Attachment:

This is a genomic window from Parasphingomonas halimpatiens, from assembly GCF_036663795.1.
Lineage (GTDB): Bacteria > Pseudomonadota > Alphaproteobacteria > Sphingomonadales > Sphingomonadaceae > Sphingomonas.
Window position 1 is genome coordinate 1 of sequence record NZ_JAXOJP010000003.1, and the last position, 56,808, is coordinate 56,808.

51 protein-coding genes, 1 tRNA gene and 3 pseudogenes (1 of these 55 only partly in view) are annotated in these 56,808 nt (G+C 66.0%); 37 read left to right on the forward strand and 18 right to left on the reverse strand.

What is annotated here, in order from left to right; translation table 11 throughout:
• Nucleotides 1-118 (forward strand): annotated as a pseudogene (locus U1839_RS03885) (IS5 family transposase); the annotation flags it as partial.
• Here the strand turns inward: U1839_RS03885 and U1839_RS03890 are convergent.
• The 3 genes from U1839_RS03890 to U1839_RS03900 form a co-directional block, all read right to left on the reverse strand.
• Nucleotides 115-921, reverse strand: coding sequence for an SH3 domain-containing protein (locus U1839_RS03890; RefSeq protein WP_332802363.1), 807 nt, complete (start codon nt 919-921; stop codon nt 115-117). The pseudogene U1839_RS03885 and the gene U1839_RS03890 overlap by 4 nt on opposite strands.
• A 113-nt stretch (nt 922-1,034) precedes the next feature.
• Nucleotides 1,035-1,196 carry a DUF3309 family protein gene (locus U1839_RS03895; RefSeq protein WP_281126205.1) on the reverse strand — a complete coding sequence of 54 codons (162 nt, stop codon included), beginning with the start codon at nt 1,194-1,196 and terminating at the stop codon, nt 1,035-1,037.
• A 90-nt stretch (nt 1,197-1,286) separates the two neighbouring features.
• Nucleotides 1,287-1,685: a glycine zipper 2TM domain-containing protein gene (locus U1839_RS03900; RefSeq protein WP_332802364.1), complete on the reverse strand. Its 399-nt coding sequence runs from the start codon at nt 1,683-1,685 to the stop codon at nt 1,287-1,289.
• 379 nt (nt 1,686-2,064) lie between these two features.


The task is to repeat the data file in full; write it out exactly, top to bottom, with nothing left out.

This is a genomic window from Parasphingomonas halimpatiens, from assembly GCF_036663795.1.
Lineage (GTDB): Bacteria > Pseudomonadota > Alphaproteobacteria > Sphingomonadales > Sphingomonadaceae > Sphingomonas.
Window position 1 is genome coordinate 1 of sequence record NZ_JAXOJP010000003.1, and the last position, 56,808, is coordinate 56,808.

51 protein-coding genes, 1 tRNA gene and 3 pseudogenes (1 of these 55 only partly in view) are annotated in these 56,808 nt (G+C 66.0%); 37 read left to right on the forward strand and 18 right to left on the reverse strand.

What is annotated here, in order from left to right; translation table 11 throughout:
• Nucleotides 1-118 (forward strand): annotated as a pseudogene (locus U1839_RS03885) (IS5 family transposase); the annotation flags it as partial.
• Here the strand turns inward: U1839_RS03885 and U1839_RS03890 are convergent.
• The 3 genes from U1839_RS03890 to U1839_RS03900 form a co-directional block, all read right to left on the reverse strand.
• Nucleotides 115-921, reverse strand: coding sequence for an SH3 domain-containing protein (locus U1839_RS03890; RefSeq protein WP_332802363.1), 807 nt, complete (start codon nt 919-921; stop codon nt 115-117). The pseudogene U1839_RS03885 and the gene U1839_RS03890 overlap by 4 nt on opposite strands.
• A 113-nt stretch (nt 922-1,034) precedes the next feature.
• Nucleotides 1,035-1,196 carry a DUF3309 family protein gene (locus U1839_RS03895; RefSeq protein WP_281126205.1) on the reverse strand — a complete coding sequence of 54 codons (162 nt, stop codon included), beginning with the start codon at nt 1,194-1,196 and terminating at the stop codon, nt 1,035-1,037.
• A 90-nt stretch (nt 1,197-1,286) separates the two neighbouring features.
• Nucleotides 1,287-1,685: a glycine zipper 2TM domain-containing protein gene (locus U1839_RS03900; RefSeq protein WP_332802364.1), complete on the reverse strand. Its 399-nt coding sequence runs from the start codon at nt 1,683-1,685 to the stop codon at nt 1,287-1,289.
• 379 nt (nt 1,686-2,064) lie between these two features.